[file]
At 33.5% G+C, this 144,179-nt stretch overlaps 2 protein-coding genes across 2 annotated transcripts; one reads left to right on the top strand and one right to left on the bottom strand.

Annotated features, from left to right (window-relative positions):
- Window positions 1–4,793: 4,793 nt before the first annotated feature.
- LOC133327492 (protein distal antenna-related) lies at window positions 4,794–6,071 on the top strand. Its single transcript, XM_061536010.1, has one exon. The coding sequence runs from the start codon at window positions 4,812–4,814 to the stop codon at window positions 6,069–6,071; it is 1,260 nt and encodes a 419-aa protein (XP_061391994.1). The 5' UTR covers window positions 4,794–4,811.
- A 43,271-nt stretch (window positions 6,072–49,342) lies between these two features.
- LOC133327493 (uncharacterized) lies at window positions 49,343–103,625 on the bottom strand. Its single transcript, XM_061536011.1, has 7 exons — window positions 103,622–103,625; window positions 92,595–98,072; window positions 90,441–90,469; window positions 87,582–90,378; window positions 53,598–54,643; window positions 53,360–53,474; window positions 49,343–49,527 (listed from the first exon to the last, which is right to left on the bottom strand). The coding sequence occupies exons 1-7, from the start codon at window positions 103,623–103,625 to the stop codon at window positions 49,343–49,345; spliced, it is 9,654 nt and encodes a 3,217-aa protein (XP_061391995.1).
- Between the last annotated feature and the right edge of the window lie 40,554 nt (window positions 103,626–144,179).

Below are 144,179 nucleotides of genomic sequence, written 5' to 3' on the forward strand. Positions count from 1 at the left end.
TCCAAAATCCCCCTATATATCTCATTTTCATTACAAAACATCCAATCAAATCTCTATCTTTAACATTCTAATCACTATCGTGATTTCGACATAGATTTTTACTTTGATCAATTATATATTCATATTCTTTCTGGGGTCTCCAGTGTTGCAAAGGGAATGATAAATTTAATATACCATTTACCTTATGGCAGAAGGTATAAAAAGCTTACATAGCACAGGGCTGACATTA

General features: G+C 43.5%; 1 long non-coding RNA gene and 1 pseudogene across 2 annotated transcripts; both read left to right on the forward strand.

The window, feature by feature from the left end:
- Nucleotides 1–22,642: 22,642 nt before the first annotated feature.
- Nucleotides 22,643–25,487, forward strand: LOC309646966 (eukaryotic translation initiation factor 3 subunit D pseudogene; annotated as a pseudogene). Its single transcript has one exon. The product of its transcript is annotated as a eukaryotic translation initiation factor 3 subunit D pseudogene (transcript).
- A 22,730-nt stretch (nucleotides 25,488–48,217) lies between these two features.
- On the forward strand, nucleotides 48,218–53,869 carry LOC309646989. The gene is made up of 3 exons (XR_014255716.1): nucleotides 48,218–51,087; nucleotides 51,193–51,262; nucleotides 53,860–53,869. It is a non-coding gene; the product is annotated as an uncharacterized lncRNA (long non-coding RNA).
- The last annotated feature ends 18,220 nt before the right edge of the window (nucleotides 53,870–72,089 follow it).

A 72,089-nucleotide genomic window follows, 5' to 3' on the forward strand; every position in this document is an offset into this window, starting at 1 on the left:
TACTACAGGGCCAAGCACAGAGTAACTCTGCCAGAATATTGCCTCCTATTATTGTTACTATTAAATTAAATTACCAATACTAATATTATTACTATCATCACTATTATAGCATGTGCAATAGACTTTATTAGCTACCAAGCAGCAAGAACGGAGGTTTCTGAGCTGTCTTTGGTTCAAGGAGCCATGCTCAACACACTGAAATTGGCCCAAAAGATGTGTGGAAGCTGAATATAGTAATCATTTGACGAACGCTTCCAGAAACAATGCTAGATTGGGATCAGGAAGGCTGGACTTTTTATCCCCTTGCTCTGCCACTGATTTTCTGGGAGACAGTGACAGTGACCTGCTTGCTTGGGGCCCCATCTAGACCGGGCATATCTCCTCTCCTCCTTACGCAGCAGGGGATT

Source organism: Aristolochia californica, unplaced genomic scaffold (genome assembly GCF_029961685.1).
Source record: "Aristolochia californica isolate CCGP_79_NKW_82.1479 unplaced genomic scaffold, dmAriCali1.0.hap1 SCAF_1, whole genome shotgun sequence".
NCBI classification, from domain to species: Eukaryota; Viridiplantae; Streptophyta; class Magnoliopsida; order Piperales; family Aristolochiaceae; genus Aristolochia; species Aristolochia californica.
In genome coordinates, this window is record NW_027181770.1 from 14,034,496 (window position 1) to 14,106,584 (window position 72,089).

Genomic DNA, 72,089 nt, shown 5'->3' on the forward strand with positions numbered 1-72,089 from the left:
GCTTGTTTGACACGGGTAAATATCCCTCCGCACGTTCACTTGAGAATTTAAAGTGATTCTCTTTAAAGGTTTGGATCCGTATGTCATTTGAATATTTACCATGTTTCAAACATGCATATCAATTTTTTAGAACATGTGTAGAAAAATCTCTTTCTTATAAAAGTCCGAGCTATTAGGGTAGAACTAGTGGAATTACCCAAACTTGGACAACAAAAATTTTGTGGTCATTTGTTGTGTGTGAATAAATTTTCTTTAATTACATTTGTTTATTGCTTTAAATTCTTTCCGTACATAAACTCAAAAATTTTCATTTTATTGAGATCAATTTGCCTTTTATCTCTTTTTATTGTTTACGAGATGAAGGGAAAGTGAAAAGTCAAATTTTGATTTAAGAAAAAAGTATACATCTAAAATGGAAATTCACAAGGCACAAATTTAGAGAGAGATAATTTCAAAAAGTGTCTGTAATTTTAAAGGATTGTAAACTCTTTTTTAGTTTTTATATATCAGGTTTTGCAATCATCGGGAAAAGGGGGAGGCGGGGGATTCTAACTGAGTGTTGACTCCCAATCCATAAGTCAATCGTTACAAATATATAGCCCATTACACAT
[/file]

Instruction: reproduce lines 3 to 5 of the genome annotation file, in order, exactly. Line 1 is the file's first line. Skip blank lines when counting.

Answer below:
- Window positions 1–4,793: 4,793 nt before the first annotated feature.
- LOC133327492 (protein distal antenna-related) lies at window positions 4,794–6,071 on the top strand. Its single transcript, XM_061536010.1, has one exon. The coding sequence runs from the start codon at window positions 4,812–4,814 to the stop codon at window positions 6,069–6,071; it is 1,260 nt and encodes a 419-aa protein (XP_061391994.1). The 5' UTR covers window positions 4,794–4,811.
- A 43,271-nt stretch (window positions 6,072–49,342) lies between these two features.